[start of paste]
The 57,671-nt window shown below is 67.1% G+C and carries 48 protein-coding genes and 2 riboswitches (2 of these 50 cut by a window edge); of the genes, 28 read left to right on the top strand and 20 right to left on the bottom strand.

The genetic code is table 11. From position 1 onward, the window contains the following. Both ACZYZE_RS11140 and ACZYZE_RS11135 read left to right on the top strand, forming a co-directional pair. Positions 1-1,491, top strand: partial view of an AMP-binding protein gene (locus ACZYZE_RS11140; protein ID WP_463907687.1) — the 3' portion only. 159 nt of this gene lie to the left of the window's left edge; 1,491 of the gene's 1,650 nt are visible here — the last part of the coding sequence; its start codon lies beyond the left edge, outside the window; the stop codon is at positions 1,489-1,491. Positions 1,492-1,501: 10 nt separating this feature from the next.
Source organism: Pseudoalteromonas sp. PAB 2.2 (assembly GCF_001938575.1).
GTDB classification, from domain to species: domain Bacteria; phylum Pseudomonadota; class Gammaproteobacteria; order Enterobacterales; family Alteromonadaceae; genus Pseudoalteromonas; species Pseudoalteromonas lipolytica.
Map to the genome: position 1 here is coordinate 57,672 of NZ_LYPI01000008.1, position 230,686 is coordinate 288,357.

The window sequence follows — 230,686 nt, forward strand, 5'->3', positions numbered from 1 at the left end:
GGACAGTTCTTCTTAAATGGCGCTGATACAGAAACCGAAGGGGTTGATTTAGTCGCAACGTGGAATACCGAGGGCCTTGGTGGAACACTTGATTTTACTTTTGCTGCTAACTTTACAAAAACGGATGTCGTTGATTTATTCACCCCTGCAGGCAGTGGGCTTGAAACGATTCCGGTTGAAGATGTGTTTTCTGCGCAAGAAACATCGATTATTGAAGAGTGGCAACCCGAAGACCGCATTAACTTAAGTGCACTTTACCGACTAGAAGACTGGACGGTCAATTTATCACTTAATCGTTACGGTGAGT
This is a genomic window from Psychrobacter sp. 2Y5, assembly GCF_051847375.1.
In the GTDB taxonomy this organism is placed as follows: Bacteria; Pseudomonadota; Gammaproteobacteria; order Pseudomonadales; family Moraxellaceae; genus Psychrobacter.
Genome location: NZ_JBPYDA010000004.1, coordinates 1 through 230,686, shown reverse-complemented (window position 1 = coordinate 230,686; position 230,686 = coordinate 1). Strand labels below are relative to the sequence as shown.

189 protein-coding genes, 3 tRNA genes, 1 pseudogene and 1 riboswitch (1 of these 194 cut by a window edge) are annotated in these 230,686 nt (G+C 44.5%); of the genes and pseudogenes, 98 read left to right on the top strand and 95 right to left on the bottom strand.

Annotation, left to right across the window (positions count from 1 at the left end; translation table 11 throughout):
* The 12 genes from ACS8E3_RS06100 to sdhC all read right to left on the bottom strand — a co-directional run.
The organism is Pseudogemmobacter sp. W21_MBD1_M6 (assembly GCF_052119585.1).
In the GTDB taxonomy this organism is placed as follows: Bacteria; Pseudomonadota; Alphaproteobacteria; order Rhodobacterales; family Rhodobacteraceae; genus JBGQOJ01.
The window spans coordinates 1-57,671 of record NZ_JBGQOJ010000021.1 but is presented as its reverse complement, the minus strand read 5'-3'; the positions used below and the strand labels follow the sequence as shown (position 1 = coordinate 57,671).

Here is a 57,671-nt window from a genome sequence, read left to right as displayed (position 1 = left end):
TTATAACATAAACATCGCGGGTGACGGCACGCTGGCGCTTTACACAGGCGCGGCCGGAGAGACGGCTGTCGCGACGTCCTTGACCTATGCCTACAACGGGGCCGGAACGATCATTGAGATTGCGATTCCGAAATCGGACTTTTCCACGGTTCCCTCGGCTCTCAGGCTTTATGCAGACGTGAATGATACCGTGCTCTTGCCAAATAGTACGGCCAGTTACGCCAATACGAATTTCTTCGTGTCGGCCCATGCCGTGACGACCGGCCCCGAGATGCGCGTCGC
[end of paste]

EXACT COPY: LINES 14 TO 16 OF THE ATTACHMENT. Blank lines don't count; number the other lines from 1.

The organism is Pseudogemmobacter sp. W21_MBD1_M6 (assembly GCF_052119585.1).
In the GTDB taxonomy this organism is placed as follows: Bacteria; Pseudomonadota; Alphaproteobacteria; order Rhodobacterales; family Rhodobacteraceae; genus JBGQOJ01.
The window spans coordinates 1-57,671 of record NZ_JBGQOJ010000021.1 but is presented as its reverse complement, the minus strand read 5'-3'; the positions used below and the strand labels follow the sequence as shown (position 1 = coordinate 57,671).